Richard True Dunning was among 31 passengers and nine crew members who were killed in the crash of Pan-Am Flight 151 in Liberia.
The Lockheed Constellation aircraft was en route from Johannesburg, South Africa, to New York, with planned stopovers in Kinshasa, Accra, Monrovia, Dakar, Lisbon and the Azores.
According to news reports, the aircraft departed Accra, in present-day Ghana, on the evening of June 21. The aircraft planned to stop at Roberts Field, Liberia, and radioed at 2:45 A.M. that it intended to land in 30 minutes. It was not heard from again. Following a massive multinational air search, the wreckage was found the next day on a 1,000-foot mountain near the village of Sanoyie.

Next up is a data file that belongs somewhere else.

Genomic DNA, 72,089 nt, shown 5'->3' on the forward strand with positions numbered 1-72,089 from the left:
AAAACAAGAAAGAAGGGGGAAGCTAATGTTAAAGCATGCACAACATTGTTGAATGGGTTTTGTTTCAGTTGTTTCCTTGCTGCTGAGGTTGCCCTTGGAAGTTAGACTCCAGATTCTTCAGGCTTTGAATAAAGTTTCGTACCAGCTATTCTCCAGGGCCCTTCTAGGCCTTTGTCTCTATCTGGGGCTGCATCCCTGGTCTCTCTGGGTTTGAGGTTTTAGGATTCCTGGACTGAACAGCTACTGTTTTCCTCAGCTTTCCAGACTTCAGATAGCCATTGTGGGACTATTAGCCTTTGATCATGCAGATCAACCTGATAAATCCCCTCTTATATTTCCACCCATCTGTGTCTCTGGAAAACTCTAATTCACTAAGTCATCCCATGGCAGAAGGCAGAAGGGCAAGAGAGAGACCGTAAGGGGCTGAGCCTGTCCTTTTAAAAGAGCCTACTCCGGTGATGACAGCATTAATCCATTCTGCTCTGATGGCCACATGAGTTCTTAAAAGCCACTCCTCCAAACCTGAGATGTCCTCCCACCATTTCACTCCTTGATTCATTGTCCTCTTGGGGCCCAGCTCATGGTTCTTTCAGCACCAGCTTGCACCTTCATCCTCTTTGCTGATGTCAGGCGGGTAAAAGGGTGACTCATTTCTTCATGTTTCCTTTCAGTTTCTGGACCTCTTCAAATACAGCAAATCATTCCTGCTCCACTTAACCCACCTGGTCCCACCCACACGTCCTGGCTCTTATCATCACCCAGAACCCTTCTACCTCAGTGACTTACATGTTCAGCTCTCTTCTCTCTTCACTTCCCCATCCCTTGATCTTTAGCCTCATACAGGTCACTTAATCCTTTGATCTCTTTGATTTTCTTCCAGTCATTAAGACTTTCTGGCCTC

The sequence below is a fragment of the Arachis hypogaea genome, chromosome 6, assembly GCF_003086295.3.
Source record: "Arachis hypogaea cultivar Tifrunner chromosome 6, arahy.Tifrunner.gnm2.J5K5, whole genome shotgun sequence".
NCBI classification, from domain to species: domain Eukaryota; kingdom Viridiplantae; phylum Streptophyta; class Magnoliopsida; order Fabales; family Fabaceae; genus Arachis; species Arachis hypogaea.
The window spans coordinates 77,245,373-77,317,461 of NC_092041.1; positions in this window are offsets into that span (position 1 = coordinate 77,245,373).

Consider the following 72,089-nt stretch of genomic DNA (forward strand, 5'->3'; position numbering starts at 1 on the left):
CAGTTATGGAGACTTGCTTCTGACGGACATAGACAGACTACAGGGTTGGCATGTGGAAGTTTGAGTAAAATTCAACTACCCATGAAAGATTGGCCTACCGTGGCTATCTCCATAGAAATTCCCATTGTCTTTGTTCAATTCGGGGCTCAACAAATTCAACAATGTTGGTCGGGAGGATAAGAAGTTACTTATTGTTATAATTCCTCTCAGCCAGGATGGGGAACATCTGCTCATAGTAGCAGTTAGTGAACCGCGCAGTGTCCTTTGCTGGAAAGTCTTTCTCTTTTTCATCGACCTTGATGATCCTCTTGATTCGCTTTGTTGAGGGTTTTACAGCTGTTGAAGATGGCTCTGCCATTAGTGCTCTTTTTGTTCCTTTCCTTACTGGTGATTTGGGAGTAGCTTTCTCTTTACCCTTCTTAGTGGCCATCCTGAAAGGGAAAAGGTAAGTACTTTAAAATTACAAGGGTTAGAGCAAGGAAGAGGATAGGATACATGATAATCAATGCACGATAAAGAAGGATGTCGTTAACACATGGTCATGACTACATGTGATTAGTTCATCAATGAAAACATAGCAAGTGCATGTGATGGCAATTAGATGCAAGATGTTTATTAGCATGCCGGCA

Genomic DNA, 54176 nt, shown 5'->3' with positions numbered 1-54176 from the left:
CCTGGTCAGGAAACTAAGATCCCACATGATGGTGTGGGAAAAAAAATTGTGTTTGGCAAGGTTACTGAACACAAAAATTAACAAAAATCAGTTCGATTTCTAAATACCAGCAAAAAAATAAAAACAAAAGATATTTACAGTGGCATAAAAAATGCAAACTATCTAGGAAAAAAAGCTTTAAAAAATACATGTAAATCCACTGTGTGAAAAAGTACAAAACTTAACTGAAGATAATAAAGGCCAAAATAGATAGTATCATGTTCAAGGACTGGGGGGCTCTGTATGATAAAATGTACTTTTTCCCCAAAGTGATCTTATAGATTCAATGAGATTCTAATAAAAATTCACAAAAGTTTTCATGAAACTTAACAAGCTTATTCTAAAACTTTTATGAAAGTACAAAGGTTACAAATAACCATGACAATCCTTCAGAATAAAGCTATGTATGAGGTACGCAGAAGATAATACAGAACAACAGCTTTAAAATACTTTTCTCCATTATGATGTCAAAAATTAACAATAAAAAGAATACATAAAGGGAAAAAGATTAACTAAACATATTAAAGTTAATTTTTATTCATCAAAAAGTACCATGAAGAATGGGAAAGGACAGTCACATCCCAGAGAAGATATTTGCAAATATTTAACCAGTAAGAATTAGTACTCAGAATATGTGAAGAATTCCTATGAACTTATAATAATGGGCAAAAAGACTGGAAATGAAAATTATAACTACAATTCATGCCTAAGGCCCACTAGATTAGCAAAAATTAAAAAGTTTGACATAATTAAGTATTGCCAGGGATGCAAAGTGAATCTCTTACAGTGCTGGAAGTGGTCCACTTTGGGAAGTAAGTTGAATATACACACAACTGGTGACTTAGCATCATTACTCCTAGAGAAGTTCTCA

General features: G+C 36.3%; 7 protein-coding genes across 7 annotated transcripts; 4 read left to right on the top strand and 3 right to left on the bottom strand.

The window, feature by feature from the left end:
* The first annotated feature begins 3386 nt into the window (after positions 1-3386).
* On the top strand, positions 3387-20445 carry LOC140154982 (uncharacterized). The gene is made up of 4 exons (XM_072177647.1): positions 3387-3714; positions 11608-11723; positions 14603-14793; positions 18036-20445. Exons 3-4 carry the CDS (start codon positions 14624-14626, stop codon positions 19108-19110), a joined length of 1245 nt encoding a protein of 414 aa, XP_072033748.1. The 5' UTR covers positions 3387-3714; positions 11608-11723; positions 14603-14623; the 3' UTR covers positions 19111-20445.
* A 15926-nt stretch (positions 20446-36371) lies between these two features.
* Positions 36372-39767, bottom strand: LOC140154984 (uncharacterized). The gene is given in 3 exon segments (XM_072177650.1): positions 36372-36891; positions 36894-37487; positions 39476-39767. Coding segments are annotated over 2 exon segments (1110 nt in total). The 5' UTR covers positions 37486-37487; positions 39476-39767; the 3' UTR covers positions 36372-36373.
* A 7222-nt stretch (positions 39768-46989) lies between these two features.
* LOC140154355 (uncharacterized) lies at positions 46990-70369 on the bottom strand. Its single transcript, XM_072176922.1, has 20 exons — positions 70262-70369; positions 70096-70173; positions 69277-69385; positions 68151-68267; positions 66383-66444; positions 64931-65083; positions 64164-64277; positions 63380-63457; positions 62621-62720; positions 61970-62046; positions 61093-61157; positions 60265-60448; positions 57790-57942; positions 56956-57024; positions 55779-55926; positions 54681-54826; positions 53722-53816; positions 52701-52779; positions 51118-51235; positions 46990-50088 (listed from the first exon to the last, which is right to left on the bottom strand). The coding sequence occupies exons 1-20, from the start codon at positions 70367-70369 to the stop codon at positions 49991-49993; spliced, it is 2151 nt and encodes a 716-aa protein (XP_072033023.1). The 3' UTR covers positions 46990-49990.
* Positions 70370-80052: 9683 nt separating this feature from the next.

Dunning had served in the U.S. Army in World War II. After his discharge, he joined the U.S. Department of State and was a diplomatic courier based at the U.S. Embassy in Paris.
Born in Dallas, Texas, he grew up in Glendale, California, where his mother lived. At the time of Dunning’s death, his father was working in Paris with the Economic Cooperation Administration, the agency that oversaw the postwar Marshall Plan and was the precursor to the U.S. Agency for International Development (USAID).
The Diplomatic Security Memorial honors 137 employees, contractors, military personnel,
and host-nation security personnel who lost their lives in service to diplomatic security.
For more information, visit www.dsmemorial.state.gov